With the disappointment from last season’s playoffs still fresh in the minds of the Pittsburgh Penguins management, the organization is getting an early start at building the team to be a contender for the Cup next season.
The Penguins are switching up their offseason strategy this year, and instead of spending the remainder of their salary cap on their top six, the players that will support both Crosby and Malkin, the team is focusing on building a stronger base, starting with their bottom six. Over the first two days of free agency the Penguins managed to sign seven players to one year contracts; among the seven signed were Defensemen Christian Ehrhoff and Taylor Chorney, Forwards Blake Comeau, Nick Drazenovic, and Steve Downie, as well as goaltender Thomas Greiss. In addition to Nick Spaling, one of the players acquired from the Nashville Predators in the James Neal trade, the Penguins have a solid start to reinforcing their defense pairings, as well as building up their bottom two lines.
Acquiring Ehroff wasn’t a part of the Penguin’s original plan; however, once the Buffalo Sabres bought out the remainder of Ehrhoff’s contract, Rutherford saw an opportunity he could not pass up. Although Ehrhoff had a rough season with the Sabres, Rutherford sees immense potential in the defensemen, considering he was able to post a few points despite working with a team that was shaky at best.
Another big move for the Penguins came on Wednesday, when the organization signed former Colorado Avalanche and Philadelphia Flyer, Steve Downie. Downie would provide Pittsburgh with a flexible player who could be shuffled between the bottom and top six, providing both a base for the team but also supporting top scorers. Although Downie has a violent background and a history of discipline problems, Rutherford believes that Downie’s toughness could add that extra element of grit to the team.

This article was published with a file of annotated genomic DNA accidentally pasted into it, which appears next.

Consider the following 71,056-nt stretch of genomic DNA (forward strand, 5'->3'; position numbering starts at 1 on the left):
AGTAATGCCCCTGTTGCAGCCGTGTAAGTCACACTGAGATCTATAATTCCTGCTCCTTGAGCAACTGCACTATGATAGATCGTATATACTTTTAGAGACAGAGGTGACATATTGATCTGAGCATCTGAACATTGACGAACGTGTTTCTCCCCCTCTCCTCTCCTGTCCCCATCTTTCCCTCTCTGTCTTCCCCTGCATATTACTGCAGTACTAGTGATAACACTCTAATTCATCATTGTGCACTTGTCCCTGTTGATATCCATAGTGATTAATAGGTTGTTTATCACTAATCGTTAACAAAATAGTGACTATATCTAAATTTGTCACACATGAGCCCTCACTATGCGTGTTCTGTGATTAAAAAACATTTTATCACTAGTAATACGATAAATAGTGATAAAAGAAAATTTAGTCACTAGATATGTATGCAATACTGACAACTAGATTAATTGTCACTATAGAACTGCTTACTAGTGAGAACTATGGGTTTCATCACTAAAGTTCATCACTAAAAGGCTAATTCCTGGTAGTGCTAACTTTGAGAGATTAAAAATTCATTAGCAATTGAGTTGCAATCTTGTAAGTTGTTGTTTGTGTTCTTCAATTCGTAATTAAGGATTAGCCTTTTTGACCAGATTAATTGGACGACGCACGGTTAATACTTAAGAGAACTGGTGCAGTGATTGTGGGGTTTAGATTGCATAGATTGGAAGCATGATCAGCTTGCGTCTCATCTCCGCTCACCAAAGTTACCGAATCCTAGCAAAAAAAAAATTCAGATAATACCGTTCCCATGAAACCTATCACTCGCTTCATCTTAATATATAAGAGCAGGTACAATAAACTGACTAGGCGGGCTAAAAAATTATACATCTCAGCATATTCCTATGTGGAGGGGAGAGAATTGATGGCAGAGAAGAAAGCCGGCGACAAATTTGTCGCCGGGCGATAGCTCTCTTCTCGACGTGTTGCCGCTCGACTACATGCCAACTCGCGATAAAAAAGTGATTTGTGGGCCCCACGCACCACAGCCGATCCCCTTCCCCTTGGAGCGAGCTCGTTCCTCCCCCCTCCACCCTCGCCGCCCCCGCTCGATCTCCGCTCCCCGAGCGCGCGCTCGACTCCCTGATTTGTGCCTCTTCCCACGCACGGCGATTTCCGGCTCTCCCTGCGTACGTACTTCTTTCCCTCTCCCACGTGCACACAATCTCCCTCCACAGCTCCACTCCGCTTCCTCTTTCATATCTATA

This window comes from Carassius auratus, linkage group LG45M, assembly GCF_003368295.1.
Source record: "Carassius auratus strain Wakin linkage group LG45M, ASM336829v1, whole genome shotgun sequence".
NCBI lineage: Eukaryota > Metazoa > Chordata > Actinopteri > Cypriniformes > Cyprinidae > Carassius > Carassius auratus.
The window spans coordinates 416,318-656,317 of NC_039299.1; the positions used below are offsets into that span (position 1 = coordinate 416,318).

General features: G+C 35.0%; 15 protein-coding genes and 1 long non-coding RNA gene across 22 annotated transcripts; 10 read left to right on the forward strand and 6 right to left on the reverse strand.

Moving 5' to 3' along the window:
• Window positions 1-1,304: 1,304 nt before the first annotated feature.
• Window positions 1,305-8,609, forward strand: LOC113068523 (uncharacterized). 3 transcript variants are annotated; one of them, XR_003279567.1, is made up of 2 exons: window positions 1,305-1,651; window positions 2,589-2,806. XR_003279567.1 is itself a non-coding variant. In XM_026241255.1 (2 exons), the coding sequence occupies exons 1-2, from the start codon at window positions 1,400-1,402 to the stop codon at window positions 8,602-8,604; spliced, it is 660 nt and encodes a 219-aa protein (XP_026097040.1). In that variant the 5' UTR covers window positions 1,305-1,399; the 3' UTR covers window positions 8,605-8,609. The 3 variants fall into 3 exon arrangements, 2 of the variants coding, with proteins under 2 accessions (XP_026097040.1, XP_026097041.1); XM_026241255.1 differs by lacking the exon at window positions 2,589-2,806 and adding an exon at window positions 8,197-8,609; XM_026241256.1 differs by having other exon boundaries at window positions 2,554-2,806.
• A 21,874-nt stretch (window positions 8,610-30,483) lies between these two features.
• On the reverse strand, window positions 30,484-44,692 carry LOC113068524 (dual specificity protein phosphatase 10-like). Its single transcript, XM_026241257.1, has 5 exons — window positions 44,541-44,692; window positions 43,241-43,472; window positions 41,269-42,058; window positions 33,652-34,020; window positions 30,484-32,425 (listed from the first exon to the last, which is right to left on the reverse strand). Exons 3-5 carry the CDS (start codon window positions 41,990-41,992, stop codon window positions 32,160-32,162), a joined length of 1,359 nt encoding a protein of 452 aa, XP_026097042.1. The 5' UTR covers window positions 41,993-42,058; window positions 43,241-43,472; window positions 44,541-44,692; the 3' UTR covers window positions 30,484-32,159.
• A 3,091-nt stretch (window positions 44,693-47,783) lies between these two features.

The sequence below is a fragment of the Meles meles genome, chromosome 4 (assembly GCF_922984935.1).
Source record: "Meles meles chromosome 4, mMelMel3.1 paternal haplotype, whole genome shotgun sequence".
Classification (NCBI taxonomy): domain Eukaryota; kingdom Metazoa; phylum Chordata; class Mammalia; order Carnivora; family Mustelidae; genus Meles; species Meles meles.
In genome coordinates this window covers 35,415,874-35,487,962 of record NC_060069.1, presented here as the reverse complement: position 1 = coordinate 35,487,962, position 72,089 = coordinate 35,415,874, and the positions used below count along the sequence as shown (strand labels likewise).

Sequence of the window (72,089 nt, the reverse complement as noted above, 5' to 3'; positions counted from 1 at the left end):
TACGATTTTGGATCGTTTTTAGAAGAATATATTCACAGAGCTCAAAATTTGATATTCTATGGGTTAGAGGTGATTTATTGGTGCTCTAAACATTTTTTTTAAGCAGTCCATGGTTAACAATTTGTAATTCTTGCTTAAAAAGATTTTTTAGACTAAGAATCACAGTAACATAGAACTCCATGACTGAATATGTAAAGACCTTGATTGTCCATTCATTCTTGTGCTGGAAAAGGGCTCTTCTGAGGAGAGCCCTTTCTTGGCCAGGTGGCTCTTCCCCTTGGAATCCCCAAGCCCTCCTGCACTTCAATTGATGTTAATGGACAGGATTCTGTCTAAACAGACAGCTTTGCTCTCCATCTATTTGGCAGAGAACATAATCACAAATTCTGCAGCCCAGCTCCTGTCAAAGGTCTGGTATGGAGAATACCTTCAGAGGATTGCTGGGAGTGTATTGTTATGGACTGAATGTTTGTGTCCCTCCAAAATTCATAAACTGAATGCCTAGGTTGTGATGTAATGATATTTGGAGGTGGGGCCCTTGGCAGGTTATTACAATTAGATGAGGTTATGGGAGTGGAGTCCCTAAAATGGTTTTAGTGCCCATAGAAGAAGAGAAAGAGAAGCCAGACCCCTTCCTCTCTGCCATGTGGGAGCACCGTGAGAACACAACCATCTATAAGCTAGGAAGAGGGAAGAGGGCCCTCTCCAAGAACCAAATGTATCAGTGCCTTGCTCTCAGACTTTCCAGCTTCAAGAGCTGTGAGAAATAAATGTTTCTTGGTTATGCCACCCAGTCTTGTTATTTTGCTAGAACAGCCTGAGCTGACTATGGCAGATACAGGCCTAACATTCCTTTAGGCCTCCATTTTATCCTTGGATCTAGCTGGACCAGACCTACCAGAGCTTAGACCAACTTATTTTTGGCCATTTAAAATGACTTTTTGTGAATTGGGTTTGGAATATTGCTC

One thing is obvious about the current Penguins organization: they want a Cup, and they want it now. And the team’s management is willing to keep signing and trading players until they can find the group of guys that will pull it off. Pittsburgh hasn’t won the Cup since 2009, and all playoff runs since then have ended in bitter defeat, never coming close to the Championship team they had. All of the free agents signed this far all have one year contracts, meaning that if Rutherford doesn’t see the playoff results he wants then these players will be looking for a new team this time next year.
But the free agency frenzy isn’t over yet for the Penguins, they still have many spots to fill. The Penguins only resigned one of eleven of the free agents that started out in Pittsburgh; the Penguins resigned center Marcel Goc, who was traded from the Florida Panthers late last season. The other ten free agents that did not return to the team included forwards Jussi Jokinen, Joe Vitale, and Tanner Glass, as well as defensemen Brooks Orpik and Matt Niskanen. The Penguins now have spots to fill alongside Evgeni Malkin on the second line, with both James Neal and Jussi Jokinen out of Pittsburgh. In addition to finding wingers for Malkin, the Penguins need to fill in holes on their blue line after both Orpik and Niskanen signed with rival team, the Washington Capitals. Ehrhoff could slide nicely into one of the existing defensive pairings, but Pittsburgh still needs more depth on the blue line.
The Penguins still have approximately $8.3 million to build up the rest of their roster to the championship team needed to win the Stanley Cup, and that figure will increase slightly when the organization decides which goaltender will back up Marc-Andre Fleury, and which will be sent back down to Wilkes-Barre. The Pittsburgh Penguins organization said changes were coming in the offseason, and they are really living up to their word already with a new General Manager, new Head Coach, and a practically new roster.